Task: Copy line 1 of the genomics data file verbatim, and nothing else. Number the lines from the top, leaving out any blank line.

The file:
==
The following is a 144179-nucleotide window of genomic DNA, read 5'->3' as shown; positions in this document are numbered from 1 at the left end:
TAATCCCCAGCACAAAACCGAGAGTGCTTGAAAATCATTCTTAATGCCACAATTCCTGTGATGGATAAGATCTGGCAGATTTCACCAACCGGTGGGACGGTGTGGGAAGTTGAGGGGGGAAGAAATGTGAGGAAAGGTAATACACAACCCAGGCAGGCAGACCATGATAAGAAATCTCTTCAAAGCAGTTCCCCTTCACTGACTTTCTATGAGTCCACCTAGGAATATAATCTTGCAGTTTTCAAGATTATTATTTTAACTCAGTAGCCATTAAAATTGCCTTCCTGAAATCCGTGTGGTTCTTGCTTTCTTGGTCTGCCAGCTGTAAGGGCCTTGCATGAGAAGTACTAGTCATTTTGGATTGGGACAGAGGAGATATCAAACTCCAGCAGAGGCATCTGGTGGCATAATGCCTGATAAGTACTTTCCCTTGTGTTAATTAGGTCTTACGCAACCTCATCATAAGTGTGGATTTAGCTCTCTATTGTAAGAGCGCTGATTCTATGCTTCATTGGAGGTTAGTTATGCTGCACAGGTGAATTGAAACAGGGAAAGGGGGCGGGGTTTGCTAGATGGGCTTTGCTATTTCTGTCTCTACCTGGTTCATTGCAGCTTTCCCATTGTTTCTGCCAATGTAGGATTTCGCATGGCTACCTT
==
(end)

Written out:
The following is a 144179-nucleotide window of genomic DNA, read 5'->3' as shown; positions in this document are numbered from 1 at the left end: